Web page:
Orthoscopy

Orthoscopy

Knee arthroscopy is a surgical technique that can diagnose and treat problems in the knee joint. During the procedure, your surgeon will make a very small incision and insert a tiny camera — called an arthroscope — into your knee. This allows them to view the inside of the joint on a screen. The surgeon can then investigate a problem with the knee and, if necessary, correct the issue using small instruments within the arthroscope.Arthroscopy diagnoses several knee problems, such as a torn meniscus or a misaligned patella (kneecap). It can also repair the ligaments of the joint. There are limited risks to the procedure and the outlook is good for most patients. Your recovery time and prognosis will depend on the severity of the knee problem and the complexity of the required procedure.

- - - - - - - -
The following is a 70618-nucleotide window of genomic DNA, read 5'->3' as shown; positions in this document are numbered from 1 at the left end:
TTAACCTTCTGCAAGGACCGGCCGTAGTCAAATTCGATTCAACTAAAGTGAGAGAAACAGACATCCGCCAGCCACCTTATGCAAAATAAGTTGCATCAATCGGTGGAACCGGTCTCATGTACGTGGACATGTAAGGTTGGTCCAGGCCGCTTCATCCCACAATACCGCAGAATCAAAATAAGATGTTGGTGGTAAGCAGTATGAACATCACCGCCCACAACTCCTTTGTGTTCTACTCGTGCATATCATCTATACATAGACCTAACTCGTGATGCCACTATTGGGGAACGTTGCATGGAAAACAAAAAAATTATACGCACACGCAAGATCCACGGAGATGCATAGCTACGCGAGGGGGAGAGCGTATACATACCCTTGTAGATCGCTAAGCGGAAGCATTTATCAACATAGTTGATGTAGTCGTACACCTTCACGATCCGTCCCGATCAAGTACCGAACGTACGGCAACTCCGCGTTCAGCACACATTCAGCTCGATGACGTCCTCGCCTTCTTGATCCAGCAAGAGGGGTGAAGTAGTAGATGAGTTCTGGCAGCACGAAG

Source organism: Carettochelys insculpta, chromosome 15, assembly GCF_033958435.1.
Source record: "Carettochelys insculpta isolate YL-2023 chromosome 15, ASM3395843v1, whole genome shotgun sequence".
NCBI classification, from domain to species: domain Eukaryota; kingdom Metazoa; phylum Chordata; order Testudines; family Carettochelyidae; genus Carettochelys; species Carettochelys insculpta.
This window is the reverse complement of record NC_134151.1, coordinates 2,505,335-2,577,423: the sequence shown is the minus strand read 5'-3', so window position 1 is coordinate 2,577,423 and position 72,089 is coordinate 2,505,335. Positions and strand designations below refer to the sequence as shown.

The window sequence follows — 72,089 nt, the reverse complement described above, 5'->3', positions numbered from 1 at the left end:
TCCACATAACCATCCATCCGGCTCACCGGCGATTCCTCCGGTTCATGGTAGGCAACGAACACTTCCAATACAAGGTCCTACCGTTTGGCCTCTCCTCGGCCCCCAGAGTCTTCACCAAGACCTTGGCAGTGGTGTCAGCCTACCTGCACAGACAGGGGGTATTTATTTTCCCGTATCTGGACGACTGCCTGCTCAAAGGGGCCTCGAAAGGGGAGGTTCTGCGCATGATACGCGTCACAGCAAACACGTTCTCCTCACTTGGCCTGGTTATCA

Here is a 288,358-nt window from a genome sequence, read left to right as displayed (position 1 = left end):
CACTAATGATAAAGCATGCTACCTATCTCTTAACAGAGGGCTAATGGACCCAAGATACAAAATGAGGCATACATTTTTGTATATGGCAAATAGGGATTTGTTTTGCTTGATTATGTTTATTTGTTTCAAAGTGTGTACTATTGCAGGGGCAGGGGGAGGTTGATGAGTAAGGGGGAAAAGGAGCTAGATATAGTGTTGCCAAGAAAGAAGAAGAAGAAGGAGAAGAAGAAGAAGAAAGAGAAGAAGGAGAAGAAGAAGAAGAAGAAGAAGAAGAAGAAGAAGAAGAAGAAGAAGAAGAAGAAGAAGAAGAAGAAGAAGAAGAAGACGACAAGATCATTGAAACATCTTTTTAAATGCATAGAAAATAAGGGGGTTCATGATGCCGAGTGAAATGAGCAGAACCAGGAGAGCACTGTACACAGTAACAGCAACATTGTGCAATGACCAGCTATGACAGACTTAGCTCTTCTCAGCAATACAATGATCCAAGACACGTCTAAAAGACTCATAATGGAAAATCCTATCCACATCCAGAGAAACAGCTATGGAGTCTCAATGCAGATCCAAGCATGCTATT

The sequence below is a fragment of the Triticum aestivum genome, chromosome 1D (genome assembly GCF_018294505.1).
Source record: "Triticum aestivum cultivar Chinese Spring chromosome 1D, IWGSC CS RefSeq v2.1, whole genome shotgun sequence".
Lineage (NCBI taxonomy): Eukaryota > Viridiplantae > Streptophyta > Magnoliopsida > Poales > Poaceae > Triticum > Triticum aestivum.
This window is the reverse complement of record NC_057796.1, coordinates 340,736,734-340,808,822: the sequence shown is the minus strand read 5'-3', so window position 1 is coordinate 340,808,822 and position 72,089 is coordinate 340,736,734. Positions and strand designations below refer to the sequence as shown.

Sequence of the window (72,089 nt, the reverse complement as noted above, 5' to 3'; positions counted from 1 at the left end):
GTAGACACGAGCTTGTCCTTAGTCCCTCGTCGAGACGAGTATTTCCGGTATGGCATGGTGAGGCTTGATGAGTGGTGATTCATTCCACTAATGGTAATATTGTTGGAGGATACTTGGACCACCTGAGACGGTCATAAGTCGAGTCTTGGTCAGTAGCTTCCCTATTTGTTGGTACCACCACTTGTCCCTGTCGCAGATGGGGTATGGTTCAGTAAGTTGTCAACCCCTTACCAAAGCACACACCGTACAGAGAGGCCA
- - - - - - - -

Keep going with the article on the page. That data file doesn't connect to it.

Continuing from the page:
Arthroscopic surgery, although much easier in terms of recovery than “open” surgery, still requires the use of anesthetics and the special equipment in a hospital operating room or outpatient surgical suite. You will be given a general, spinal, or a local anesthetic, depending on the joint or suspected problem.A small incision (about the size of a buttonhole) will be made to insert the arthroscope. Several other incisions may be made to see other parts of the joint or insert other instruments.

When indicated, corrective surgery is performed with specially designed instruments that are inserted into the joint through accessory incisions. Initially, arthroscopy was simply a diagnostic tool for planning standard open surgery. With development of better instrumentation and surgical techniques, many conditions can be treated arthroscopically.

For instance, most meniscal tears in the knee can be treated successfully with arthroscopic surgery.